“Don’t jump in the boat or bang anything around that will make a noise,” he said. “These fish will spook easily, and any noise we make goes right through the hull of the boat.”
This creek was about as narrow as the boat was long in many places. When we were there on the inside bend, we could pitch a bait across to the outside bend with little effort. I reached for a live shrimp, as did Mark, hooked it through the tail and did an underhanded cast to the other bank. As our baits sat on the bottom in literally no current, Mark told me it would be some time before the reds started moving, because they move with the current. We would have to wait on the tide.
That’s an important message to all anglers. Sometimes we fail to wait for the tide and assume there are or will be no fish in a given area. Tide moves the water; water moves the bait and, big fish will follow the bait. Sometimes we are too impatient and leave an otherwise good fishing spot because they aren’t biting. Remember that tidal current plays a key role in any angling opportunity.
We sat in that bend and caught a couple of small rat reds, a sheepshead, and a small black drum, but the action was definitely slow. While we were there, Mark talked about water salinity. Recent rains had pushed a large amount of freshwater into the bays and sounds. He takes this into consideration when choosing a creek to fish. The more rain, the more likely he is to choose a creek that is charged more by saltwater than by outgoing river water. He says the freshwater tends to drive the fish into areas with a higher salt content.
At that point, the current had begun to move. Mark pulled the anchor from the mud bank and told me it was time to move and get serious. He cranked the outboard and idled another 50 yards into the creek. Once again, he shut the engine down and allowed the boat to quietly drift with the current.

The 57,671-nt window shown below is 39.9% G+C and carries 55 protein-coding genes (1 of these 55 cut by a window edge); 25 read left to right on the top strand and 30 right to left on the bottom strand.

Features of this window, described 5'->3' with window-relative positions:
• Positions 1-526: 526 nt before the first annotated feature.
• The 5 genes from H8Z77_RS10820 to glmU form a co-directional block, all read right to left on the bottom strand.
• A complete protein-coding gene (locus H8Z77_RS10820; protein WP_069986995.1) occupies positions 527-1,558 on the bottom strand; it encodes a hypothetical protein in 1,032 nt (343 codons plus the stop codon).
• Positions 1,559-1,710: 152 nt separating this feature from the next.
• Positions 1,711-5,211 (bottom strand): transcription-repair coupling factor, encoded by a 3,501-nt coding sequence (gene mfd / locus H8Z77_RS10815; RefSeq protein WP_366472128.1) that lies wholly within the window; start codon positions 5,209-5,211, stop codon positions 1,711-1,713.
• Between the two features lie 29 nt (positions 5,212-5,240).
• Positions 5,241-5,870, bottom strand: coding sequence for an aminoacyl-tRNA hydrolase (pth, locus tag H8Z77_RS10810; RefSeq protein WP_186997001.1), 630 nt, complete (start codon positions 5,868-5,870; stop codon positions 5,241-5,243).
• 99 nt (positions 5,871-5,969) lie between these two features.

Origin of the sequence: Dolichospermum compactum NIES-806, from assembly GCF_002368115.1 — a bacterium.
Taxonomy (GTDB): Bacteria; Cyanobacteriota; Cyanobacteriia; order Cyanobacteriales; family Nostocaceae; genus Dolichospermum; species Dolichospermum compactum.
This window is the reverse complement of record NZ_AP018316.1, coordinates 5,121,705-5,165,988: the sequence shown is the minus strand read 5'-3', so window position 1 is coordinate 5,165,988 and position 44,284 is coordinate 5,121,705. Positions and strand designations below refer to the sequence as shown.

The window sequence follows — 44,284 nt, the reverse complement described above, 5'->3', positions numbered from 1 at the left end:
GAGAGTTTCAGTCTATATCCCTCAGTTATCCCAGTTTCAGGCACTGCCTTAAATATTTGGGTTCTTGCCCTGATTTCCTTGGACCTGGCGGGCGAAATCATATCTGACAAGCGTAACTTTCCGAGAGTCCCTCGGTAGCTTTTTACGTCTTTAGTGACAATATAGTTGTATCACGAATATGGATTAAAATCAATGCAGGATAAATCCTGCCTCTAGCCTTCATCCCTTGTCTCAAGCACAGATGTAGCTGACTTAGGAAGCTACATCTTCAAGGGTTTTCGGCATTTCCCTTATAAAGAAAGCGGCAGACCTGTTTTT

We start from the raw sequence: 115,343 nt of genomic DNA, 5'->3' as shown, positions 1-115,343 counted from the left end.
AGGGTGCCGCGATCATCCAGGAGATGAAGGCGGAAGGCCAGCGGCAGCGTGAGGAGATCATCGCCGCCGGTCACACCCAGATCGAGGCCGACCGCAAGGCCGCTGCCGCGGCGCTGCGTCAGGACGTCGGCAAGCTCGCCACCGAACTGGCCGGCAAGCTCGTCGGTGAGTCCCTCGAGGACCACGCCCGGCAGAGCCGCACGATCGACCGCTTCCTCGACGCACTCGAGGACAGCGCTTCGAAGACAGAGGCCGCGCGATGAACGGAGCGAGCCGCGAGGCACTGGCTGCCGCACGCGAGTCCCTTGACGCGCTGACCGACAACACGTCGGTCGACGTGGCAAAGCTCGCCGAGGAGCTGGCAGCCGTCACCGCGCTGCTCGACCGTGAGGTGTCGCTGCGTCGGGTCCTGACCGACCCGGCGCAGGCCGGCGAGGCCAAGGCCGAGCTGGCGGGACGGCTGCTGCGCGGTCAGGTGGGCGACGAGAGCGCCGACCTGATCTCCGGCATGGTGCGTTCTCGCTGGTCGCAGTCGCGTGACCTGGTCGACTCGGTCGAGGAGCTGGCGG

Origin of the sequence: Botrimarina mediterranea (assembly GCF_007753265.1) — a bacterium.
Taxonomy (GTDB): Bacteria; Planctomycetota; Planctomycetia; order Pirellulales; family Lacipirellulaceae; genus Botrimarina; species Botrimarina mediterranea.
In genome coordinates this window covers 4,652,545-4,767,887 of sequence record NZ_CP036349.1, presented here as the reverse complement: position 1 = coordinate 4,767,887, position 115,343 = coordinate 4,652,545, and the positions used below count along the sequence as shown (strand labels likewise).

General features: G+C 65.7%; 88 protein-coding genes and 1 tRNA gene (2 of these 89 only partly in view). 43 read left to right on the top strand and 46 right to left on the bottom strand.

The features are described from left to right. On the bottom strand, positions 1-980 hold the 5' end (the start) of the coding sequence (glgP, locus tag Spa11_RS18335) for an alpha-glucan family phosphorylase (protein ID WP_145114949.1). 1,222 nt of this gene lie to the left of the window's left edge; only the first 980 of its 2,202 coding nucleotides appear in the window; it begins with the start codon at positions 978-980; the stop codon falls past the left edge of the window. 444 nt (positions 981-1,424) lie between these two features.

When we boarded his boat earlier that morning, I noticed he had placed a long, fiberglass push pole in the boat. I even commented that I hoped he had either a strong back or a friend we were to pick up to pole his big boat. He told me I had three guesses as to how that pole would be used, and all three of them would be wrong. It turned out that he was right.
As the boat continued to drift into the creek toward a tight bend, he put the tip of the push pole against the mud bank on the left and gently nudged the bow of the boat to the right. It was no huge effort, and the boat slowly responded to the nudging. Two or three pushes off the bank later left the bow of the boat against another inside bend in the creek, and once again, the small anchor went into the mud bank.
Quietly, Mark reached for two baitcasting outfits rigged with special floats. The rigs consisted of a “Thunder Chicken,” a patent-pending float rig that Mark designed, and a three-foot fluorocarbon leader. The hook we used was a very small wire, 2/0 Kahle or wide-gap type hook. My first impression was that the hook was far too small for redfish.
My second impression was that the leader was at least two feet too long for the water we were fishing. Rather than fish the deep outside bend directly across from the boat, Mark pitched his rig farther up the creek. The depth was less than two feet in that section, and I was skeptical at best about fishing there. But, I followed the instructions of someone who was very quickly becoming an expert in my mind and pitched my bait to the same place.
Mark’s float went under first, and he brought a medium-size red to the boat. From that point on, the action became almost non-stop as we caught redfish after redfish, some over 24 inches in length, all from a creek no wider than 15 feet and an area no larger than an eight-foot circle. As we caught fish and took pictures, Mark explained what was happening.
“The water in that circle is only about two-feet deep. A shell bar runs across the creek there, and the reds that are moving into the creek follow the line of that bar. Our baits are right where the reds run,” he explained.
We needed to be a distance away from that spot, given the depth of the water and the probability that the fish would spook if we were any closer. We also needed, according to Mark, to have the live shrimp able to swim freely under the floats.
This is where the comparatively long leader and smaller hook come into play. The smaller hook does not weight the shrimp down and allows it to move at will. I watched on several occasions as the shrimp on my hook danced across the surface around the float trying to escape the redfish pursuing it below.